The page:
The dilemma of leadership and democracy in Africa : a reflection on general elections in Burundi.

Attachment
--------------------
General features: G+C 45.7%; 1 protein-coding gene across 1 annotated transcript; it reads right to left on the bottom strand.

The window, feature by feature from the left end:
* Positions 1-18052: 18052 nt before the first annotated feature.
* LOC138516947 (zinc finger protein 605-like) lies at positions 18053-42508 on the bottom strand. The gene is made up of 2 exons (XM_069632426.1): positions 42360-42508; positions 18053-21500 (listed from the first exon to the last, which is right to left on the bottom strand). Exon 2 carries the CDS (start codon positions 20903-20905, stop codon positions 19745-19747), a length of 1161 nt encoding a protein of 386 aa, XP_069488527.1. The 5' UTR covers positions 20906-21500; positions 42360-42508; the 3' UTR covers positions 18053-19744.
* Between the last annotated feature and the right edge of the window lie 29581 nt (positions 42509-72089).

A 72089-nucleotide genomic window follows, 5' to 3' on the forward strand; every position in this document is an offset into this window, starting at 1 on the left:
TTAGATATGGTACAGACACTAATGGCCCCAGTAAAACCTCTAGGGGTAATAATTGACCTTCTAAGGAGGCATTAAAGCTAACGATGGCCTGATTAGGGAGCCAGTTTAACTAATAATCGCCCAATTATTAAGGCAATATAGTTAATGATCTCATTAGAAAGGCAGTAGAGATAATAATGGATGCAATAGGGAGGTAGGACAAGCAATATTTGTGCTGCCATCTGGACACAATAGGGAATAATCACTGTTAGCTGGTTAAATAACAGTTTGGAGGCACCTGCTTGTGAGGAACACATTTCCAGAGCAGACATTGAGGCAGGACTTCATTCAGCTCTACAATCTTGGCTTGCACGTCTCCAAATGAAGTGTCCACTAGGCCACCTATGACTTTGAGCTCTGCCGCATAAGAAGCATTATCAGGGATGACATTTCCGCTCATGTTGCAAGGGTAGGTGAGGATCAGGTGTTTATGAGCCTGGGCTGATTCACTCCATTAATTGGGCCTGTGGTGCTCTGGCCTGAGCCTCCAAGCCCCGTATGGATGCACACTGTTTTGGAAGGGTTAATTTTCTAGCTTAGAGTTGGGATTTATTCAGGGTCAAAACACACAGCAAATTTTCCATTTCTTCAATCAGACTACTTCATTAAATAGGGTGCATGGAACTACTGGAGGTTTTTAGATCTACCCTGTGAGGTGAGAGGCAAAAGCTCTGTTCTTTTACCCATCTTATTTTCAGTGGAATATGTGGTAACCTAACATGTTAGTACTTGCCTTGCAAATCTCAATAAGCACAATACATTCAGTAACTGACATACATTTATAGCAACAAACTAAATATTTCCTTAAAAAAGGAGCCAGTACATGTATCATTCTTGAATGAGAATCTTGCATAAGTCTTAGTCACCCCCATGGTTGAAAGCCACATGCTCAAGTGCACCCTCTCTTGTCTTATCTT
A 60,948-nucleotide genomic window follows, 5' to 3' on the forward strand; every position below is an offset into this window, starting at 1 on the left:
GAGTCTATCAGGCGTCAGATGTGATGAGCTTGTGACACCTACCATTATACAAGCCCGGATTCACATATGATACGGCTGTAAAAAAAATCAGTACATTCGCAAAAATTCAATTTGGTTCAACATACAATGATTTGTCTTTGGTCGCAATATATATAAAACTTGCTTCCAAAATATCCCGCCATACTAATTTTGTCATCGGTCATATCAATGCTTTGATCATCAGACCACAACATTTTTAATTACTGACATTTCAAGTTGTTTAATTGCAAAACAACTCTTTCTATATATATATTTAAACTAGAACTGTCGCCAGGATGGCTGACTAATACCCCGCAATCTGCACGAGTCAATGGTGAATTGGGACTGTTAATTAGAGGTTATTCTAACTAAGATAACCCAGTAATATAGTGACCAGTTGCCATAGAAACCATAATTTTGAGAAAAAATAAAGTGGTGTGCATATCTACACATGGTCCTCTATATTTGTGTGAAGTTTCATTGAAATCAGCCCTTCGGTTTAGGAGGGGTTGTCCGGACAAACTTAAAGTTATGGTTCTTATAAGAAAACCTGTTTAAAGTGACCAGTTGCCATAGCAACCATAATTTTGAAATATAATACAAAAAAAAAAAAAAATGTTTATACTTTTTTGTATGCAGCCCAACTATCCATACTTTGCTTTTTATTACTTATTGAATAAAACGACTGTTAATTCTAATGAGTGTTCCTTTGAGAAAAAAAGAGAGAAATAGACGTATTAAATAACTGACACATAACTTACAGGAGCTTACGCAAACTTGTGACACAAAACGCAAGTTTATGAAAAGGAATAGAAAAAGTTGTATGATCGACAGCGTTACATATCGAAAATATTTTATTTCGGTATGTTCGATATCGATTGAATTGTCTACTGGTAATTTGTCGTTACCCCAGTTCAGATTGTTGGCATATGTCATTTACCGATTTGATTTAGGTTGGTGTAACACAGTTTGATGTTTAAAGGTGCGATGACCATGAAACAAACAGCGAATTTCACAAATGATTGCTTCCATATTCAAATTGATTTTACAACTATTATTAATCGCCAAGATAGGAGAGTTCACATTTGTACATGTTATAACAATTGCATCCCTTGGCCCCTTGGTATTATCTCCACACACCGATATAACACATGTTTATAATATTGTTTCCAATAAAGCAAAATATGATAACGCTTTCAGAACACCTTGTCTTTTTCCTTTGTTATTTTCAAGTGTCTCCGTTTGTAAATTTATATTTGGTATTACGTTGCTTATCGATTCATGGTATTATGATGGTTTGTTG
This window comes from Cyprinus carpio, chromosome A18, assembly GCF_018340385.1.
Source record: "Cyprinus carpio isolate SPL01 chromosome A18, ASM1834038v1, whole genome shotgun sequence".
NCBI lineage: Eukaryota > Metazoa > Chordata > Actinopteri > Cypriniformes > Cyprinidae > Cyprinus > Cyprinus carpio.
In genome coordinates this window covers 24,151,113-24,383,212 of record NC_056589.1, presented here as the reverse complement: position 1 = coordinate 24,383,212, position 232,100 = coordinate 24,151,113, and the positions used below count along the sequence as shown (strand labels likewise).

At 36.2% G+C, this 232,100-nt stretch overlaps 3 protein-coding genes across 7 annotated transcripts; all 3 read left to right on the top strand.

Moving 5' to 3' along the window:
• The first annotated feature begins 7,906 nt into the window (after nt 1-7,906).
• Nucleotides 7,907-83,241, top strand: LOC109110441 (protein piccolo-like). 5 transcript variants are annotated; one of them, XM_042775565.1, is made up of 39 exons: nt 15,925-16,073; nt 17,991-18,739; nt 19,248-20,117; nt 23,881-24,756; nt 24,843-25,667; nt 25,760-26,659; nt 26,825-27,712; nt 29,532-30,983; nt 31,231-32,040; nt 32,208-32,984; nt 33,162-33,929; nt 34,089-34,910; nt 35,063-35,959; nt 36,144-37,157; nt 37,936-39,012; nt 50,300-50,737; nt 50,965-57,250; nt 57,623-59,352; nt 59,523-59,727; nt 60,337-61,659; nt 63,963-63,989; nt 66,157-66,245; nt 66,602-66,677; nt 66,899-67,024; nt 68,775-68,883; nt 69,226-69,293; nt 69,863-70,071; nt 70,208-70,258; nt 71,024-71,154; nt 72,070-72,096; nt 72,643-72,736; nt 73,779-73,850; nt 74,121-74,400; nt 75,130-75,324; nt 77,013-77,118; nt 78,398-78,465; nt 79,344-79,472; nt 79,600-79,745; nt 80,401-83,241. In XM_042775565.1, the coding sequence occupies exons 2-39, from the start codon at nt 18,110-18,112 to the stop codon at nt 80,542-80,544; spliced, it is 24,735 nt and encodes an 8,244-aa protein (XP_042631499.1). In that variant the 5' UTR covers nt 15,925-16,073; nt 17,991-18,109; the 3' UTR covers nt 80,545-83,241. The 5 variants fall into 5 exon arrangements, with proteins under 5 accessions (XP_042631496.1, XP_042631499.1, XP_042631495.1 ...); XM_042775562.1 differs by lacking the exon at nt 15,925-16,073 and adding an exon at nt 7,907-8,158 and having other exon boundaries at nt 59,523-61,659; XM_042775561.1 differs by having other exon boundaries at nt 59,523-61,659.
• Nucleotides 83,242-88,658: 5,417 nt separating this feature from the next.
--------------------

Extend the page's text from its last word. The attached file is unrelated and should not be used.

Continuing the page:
This study investigates leaders as source of conflicts in a polarized Burundi society. The study adopted a qualitative-interpretative methodology in which social actors like politicians, journalists, members of civil society were interviewed, the outcome of which was matched with relevant literature on democracy, governance, and peace building in Burundi in order to answer the study’s critical questions. Eighteen respondents were purposively selected six from each social actor’s group were interviewed such that data was generated through face-to-face interviews. The data collected was manually analyzed and interpreted using an open coding. Burundian leadership system was grossly hampered from pre-colonial era when the colonizer, who was more interested on self-enrichment than developing the local citizens, hijacked and extinguished the monarch of “Ganwa”. The African leaders who took over leadership after the independence unfortunately adopted the colonizer’s egotistic leadership style. The situation was further exacerbated by excessive hunger for and desire to stay in power of post-colonial African leaders. The long lived divine appointment to leadership was forgotten; new local leaders instead impatiently adopted self-appointment system. This gave birth to the systems of coup d’état that was replaced by democratization of 1990. The study further showed that even in so-called democratic regime, the authoritarian African perpetrate elections manipulation using violence to seize or remain in power against the craving of electorates. Thus the use of arms becomes the only tool to drive successful candidates to elections. Contrary to common opinion the “Arusha” negotiations of Burundi power sharing was revealed to be another source of conflicts than ethnic diversity. Corporation of Hutu and Tutsi political leaders for their common interest as elites suggested a new ethnic group as source of war, “ethiny of leaders” who are ready to sacrifice anything to protect their power-intoxicated selfish interests. To adequately assess the leaders’ behavior and their leadership system, the study has adopted the authentic theory of leadership which stress on living examples of leaders who respected the needs of their followers. Findings confirm that leaders are the source of all problems that Burundi has experienced since the beginning of the transition process. Through the disguise of democracy, elites make war for positions of leadership and in the process people suffer tortures, arbitrarily arrest, and killings while others run into exile. The study concludes that Burundians are under bondage of politicians and need liberation from their own leaders. The study recommends strong institutions, unity and decentralization of power. These three elements would restore the power of the state yet bringing back dignity to the people as citizens who hold power to vote in or out their leaders without interference of elites.
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